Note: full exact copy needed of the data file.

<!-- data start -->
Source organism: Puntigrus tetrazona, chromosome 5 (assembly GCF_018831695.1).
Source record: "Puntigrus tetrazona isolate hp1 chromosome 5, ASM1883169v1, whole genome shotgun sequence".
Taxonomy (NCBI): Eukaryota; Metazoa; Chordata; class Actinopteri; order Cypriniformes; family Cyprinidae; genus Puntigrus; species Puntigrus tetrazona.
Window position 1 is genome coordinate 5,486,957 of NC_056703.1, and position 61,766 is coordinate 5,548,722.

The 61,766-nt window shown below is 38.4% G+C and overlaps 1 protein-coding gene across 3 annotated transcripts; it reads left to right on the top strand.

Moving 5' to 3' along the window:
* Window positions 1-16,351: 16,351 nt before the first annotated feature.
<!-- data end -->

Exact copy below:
Source organism: Puntigrus tetrazona, chromosome 5 (assembly GCF_018831695.1).
Source record: "Puntigrus tetrazona isolate hp1 chromosome 5, ASM1883169v1, whole genome shotgun sequence".
Taxonomy (NCBI): Eukaryota; Metazoa; Chordata; class Actinopteri; order Cypriniformes; family Cyprinidae; genus Puntigrus; species Puntigrus tetrazona.
Window position 1 is genome coordinate 5,486,957 of NC_056703.1, and position 61,766 is coordinate 5,548,722.

The 61,766-nt window shown below is 38.4% G+C and overlaps 1 protein-coding gene across 3 annotated transcripts; it reads left to right on the top strand.

Moving 5' to 3' along the window:
* Window positions 1-16,351: 16,351 nt before the first annotated feature.